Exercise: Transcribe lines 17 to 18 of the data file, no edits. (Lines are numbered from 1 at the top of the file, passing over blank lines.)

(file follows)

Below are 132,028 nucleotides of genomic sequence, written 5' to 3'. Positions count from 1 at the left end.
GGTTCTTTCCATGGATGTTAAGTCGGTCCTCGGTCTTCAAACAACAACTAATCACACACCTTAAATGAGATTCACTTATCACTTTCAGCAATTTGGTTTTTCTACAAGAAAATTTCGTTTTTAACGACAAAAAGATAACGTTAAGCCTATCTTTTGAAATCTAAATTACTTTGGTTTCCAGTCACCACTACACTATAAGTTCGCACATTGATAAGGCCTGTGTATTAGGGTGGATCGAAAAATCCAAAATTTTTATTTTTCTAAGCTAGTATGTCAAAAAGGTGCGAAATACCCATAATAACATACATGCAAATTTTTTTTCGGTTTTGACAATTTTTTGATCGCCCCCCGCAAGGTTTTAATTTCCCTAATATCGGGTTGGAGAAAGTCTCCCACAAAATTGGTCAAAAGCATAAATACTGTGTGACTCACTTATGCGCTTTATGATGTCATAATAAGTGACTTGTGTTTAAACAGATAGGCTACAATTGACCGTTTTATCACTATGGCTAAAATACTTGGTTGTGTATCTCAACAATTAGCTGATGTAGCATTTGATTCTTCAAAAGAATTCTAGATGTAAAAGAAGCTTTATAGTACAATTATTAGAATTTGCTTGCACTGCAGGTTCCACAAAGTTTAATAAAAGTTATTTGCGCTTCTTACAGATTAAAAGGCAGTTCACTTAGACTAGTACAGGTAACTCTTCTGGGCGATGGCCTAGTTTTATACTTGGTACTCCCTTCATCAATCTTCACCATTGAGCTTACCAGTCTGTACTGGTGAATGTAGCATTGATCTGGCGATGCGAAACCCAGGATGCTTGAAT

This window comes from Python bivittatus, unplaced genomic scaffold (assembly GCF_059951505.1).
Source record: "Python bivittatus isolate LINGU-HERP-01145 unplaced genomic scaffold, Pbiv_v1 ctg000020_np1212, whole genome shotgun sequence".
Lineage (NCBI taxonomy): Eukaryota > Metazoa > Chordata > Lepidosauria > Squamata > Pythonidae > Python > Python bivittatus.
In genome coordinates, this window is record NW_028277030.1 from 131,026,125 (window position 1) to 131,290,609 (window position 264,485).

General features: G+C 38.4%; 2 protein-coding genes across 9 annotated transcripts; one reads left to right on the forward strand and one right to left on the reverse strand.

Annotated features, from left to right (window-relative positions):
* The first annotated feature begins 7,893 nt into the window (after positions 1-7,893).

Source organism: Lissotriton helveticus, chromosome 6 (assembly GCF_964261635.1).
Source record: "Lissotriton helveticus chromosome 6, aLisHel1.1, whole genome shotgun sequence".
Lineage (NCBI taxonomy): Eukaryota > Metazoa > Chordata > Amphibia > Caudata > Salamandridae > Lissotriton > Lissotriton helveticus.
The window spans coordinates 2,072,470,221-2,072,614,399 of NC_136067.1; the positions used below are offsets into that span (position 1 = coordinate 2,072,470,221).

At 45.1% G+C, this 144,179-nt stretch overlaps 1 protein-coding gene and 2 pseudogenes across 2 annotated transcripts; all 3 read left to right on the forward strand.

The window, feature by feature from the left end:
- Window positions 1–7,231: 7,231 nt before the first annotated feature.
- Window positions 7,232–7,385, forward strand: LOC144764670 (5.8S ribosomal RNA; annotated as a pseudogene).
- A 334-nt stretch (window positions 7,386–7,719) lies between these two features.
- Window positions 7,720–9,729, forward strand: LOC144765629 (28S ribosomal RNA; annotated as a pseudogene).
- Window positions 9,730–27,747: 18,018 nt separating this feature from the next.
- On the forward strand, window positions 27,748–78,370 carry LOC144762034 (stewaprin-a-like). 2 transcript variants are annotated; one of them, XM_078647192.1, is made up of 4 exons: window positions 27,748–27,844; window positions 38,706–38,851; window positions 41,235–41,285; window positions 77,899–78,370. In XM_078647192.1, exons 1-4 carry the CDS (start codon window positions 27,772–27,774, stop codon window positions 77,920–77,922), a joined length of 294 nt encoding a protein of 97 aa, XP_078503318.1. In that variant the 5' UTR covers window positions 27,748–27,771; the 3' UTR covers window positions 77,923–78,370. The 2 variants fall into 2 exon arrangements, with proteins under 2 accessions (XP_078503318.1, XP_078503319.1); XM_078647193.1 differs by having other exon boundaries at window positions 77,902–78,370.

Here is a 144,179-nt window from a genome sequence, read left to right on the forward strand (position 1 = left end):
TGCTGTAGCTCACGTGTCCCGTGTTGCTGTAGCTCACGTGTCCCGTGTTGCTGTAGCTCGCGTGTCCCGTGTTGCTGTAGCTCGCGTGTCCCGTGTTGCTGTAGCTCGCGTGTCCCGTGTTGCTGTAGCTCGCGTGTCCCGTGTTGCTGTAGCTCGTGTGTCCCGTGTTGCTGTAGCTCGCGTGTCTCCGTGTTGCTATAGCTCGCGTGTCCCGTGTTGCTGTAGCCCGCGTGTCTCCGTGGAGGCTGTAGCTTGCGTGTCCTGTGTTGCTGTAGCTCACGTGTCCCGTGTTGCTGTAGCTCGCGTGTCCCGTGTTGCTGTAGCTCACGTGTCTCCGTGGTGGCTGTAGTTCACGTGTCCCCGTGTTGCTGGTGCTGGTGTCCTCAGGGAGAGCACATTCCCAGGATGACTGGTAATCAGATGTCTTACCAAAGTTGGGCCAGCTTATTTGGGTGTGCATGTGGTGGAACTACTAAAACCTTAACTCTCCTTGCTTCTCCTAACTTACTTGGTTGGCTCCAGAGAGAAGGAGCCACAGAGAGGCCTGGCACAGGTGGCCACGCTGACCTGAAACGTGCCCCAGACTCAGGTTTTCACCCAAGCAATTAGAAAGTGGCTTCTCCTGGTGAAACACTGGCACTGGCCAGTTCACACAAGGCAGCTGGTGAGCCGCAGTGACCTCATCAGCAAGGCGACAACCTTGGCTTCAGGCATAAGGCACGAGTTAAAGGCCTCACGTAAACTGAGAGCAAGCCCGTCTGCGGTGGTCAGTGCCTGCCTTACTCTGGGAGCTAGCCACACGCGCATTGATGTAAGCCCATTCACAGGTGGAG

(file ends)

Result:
- Window positions 7,232–7,385, forward strand: LOC144764670 (5.8S ribosomal RNA; annotated as a pseudogene).
- A 334-nt stretch (window positions 7,386–7,719) lies between these two features.